Fruit and vegetable processor SPC this month became the first Australian company to order staff to be vaccinated while other major companies have said they preferred to focus on encouraging employees to get the jab.
As well as concerns about breaching work health and safety laws if they don’t mandate vaccinations, businesses fear that by requiring jabs they might breach state or federal anti-discrimination laws.
Guidance released by the Fair Work Ombudsman on Thursday outlined which businesses were likely to be able to mandate coronavirus jabs for employees but did not offer firms legal protection from any industrial or discrimination claims that might arise.
Amid the growing debate, Australia’s peak big business and union groups jointly called on Friday for public health orders governing whether staff must be vaccinated against COVID-19 rather than leaving the decision up to individual employers.
The Business Council of Australia and the Australian Council of Trade Unions said while most Australians should be able to choose whether to be vaccinated, they recognised that some high-risk workplaces might need all workers inoculated to protect community health and safety.
“These are serious decisions that should not be left to individual employers and should only be made following public health advice based on risk and medical evidence,” they said in a joint statement.
Former prime minister Tony Abbott also weighed in, saying the government should provide greater clarity so the issue was not decided in the courts by “unaccountable and unelected judges”.
“My instinct would be to have more clarity from government and less that ends up in the hands of a disparate group of judges and officials,” Mr Abbott said in a podcast for the libertarian Institute of Public Affairs.
Barrister Kate Eastman SC said the choice not to be vaccinated in and of itself was not protected by discrimination law.
“We’ve got some clarity in our discrimination law that I think confirms that whether you’re vaccinated or not vaccinated is not a protected attribute,” Ms Eastman said.
The four tiers of work in the FWO advice
- Tier 1 work, where employees are required as part of their duties to interact with people with an increased risk of being infected with coronavirus (for example, employees working in hotel quarantine or border control).
- Tier 2 work, where employees are required to have close contact with people who are particularly vulnerable to the health impacts of coronavirus (for example, employees working in health care or aged care).
- Tier 3 work, where there is interaction or likely interaction between employees and other people such as customers, other employees or the public in the normal course of employment (for example, stores providing essential goods and services).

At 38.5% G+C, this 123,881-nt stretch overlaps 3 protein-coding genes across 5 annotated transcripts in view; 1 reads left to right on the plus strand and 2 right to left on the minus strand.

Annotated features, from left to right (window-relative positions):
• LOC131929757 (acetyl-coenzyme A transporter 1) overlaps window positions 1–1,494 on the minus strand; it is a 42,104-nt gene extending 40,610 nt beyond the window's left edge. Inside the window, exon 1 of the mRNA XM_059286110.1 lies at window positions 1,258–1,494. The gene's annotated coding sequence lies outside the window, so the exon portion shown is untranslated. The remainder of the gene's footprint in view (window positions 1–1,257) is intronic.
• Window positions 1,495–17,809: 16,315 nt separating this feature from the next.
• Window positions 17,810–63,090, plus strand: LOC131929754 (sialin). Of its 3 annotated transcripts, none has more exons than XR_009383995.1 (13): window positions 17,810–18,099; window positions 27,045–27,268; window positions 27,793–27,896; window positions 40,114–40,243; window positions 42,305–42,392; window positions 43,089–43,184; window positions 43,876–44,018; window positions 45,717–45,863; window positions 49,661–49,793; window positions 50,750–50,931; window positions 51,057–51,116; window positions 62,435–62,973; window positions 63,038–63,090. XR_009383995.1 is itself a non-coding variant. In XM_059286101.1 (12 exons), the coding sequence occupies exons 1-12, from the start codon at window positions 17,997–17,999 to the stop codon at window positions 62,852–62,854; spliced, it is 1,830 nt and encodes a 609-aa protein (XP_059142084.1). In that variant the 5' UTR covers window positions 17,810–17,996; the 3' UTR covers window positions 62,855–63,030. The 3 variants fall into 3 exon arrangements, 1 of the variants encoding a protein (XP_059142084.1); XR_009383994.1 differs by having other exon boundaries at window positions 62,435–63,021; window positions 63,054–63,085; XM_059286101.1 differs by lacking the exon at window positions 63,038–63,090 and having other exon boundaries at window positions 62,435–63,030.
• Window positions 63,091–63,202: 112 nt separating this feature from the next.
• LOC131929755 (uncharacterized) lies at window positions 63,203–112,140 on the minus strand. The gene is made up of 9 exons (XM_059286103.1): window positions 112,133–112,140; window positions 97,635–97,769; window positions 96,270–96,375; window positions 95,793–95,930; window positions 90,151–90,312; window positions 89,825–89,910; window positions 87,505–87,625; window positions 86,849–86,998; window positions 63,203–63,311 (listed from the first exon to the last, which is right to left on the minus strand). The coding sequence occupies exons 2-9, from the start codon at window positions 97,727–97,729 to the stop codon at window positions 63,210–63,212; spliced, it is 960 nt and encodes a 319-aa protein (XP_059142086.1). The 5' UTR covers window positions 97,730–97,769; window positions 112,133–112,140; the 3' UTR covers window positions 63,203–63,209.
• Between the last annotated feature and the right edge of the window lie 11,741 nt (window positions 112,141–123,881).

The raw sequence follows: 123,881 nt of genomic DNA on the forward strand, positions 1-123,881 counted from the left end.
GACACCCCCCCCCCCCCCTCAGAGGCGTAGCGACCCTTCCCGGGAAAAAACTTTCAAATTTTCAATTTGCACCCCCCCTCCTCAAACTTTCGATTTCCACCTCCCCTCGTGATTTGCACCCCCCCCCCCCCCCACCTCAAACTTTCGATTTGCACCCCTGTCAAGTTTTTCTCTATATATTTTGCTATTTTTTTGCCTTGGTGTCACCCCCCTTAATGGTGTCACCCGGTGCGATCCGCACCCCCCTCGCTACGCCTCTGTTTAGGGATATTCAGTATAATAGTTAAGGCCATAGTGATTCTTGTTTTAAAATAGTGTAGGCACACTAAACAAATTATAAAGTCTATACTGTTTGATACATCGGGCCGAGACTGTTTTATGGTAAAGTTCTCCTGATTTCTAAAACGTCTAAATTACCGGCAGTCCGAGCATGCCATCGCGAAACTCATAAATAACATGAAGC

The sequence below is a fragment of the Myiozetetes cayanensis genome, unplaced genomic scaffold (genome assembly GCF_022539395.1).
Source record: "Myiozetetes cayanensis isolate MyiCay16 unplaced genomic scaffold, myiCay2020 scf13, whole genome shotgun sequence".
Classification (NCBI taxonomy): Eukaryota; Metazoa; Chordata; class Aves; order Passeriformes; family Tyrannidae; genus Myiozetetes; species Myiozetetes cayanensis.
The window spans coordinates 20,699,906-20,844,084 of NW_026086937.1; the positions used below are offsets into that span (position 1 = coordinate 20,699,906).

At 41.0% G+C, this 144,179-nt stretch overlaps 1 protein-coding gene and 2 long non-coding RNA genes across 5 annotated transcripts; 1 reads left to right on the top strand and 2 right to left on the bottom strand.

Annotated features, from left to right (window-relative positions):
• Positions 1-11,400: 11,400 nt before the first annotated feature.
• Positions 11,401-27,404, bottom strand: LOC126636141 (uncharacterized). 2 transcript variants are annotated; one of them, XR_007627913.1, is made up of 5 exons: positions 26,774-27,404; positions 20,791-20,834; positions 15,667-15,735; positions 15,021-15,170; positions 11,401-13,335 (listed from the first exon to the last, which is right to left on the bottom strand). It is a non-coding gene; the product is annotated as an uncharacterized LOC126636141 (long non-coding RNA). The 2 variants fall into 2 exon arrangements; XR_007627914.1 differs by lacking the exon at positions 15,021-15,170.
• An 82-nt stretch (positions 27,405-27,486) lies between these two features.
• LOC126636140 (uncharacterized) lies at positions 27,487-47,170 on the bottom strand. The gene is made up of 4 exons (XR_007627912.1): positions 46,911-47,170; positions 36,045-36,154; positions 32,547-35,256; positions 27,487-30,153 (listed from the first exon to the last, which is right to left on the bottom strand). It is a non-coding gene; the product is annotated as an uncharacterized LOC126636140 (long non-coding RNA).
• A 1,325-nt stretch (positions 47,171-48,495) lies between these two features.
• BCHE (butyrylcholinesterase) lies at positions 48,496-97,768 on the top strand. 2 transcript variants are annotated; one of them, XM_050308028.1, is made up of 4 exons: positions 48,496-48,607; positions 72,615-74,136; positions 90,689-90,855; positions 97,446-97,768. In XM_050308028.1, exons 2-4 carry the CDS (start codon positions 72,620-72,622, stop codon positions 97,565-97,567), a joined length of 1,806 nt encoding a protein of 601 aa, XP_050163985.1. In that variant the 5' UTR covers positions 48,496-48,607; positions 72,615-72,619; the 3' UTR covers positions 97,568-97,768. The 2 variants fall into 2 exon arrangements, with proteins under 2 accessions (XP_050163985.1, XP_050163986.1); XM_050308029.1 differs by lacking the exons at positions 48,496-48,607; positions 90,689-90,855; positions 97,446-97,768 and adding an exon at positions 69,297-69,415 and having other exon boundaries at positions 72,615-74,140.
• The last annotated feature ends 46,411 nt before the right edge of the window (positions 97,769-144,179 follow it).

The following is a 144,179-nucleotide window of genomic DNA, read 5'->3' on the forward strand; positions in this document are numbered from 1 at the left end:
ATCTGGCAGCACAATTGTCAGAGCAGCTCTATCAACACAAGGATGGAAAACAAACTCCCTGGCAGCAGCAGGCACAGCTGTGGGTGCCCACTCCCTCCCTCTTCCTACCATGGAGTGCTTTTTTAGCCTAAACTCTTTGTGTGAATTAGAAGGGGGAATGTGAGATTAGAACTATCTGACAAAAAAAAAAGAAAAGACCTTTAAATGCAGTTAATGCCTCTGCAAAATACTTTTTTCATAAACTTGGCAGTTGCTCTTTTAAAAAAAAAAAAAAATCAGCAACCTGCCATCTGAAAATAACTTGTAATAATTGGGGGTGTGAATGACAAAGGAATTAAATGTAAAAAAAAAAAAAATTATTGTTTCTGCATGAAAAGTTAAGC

- Tier 4 work, where employees have minimal face-to-face interaction as part of their normal employment duties (for example, where they are working from home).
But she said issues of discrimination could arise where an employers’ general vaccine mandate disadvantaged some people more than others because of characteristics that were protected, such as disability or pregnancy. In Victoria and some other states, religious belief is also protected.
Emily Howie, legal director at Victoria’s Equal Opportunity and Human Rights Commission, said even where a decision appeared initially discriminatory, it could be lawful where it was “reasonably necessary to keep the workplace safe”.
That test depended on factors such as whether social distancing was possible, employees’ vulnerability to COVID-19, whether customers came into the workplace and the availability of vaccines.
Ms Howie said if a case got to court, a person objecting to vaccination would have to show some evidence that they had a protected characteristic, such as a disability or religious belief, and that it prevented them from being inoculated.
Overall, Ms Eastman said, “I think it’s going to be very difficult for one individual person to come along and say, I’ve suffered discrimination or adverse action in the context of a public health emergency”.
But she said employers could push measures too far if they were, for example, to require staff working from home with limited interaction to get vaccinated.
Fair Work’s new four-tier guidance says people working from home are least likely to face mandatory workplace jabs while businesses on the front line such as border control or healthcare were “more likely” to be allowed to require vaccinations.
The Australian Human Rights Commission rejected interview requests and did not answer written questions, although it has some general guidance online.
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